Millenials are ignoring the critical steps to wealth and financial stability, according to new research by the American Enterprise Institute and the Institute for Family Studies. Researchers Wendy Wang and W. Bradford Wilcox found that getting married prior to having children rather than having children first lead to markedly different economic fortunes among Millenials.
“In other words, even though transitions to adulthood have become much more complex in recent decades, the most financially successful young adults today continue to be those who put marriage before the baby carriage,” the study’s summary reads.
The researchers studied Millenials born between 1980 and 1984–the oldest members of the Millenial generation–using a survey conducted between 2013 and 2014.
Of those studied, about 55 percent of Millenials between the ages of 28 and 34 had children prior to getting married. That compares to about a quarter of Baby Boomers who became parents prior to marriage at the same ages between 1957 and 1964.
Wang and Wilcox determined that following the “Success Sequence” leads to financial stability. The sequence, first named by Brookings Institute researchers, requires completing high school, finding work, getting married, and then having children–in that order. Among those surveyed, as individuals complete steps on the sequence, the percentage of Millenials in poverty decreased. Thirty-one percent of those studied remained in poverty after graduating from high school. That number dropped to 16 percent once the individuals found full-time work. The percentage of those in poverty dropped to 3 percent for those who married without having children first.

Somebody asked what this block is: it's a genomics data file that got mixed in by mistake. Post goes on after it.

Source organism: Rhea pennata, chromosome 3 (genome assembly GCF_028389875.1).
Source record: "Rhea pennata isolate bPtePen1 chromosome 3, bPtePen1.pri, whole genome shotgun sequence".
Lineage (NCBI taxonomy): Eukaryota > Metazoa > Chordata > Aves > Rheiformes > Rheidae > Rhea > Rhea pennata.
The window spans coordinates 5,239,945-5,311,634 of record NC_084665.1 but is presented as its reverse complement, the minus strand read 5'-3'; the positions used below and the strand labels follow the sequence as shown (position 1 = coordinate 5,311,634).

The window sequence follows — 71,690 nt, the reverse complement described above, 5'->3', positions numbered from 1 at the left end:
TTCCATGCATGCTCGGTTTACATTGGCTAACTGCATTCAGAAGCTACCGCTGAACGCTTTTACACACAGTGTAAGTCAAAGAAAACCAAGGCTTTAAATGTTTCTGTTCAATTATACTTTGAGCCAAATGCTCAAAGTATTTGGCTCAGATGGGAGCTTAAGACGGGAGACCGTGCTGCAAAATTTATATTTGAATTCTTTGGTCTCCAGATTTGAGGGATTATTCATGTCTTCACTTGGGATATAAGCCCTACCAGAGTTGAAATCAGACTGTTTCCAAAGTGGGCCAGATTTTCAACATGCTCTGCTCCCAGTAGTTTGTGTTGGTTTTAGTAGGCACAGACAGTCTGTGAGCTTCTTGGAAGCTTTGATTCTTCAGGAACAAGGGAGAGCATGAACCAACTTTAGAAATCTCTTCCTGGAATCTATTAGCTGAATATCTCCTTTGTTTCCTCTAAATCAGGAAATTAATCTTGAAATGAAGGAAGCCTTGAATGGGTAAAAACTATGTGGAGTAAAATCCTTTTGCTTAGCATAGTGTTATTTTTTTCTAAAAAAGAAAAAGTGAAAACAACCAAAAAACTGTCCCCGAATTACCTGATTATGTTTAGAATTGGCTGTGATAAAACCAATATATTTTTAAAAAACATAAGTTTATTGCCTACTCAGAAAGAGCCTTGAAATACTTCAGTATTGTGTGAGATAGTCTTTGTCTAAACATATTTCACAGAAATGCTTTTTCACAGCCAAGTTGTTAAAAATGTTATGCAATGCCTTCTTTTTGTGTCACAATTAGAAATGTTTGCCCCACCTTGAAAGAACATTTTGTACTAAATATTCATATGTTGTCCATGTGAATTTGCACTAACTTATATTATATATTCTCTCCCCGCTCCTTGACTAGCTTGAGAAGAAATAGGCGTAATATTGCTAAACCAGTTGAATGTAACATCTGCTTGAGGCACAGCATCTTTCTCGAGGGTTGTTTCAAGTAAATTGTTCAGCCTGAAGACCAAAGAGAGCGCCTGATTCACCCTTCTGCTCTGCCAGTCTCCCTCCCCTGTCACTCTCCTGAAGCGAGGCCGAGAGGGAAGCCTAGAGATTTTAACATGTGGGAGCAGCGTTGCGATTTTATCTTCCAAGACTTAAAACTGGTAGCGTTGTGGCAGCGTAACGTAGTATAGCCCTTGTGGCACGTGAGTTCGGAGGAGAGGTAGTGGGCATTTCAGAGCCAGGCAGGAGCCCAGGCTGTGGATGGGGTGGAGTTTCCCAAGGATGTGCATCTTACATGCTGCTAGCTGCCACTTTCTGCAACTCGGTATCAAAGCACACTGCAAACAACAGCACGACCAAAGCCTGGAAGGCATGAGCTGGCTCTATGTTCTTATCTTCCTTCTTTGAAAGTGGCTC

Millenials who marry before having kids are having the most financial success. Of Millenials who married first, 36 percent earn middle incomes by the time they reach adulthood. Half of those in are in the top third of income distribution. Half of those who had a baby first without tying the knot are in the bottom third of income distribution. Those who are married and childless had the highest family incomes. Millenials who have children outside of wedlock were the least likely to be in the top tiers of income distribution. Twenty-eight percent of those studied who had children before marriage are in poverty compared to 5 percent of their peers who married first.
Researchers concluded that policy makers and civic leaders should work to make the success sequence attainable and valued.
“Among other things, this should include public and private efforts to strengthen career and technical education, expand the EITC or other wage subsidies, and publicize the value of the ‘success sequence’ to adolescents and young adults across America.”
Read the study here.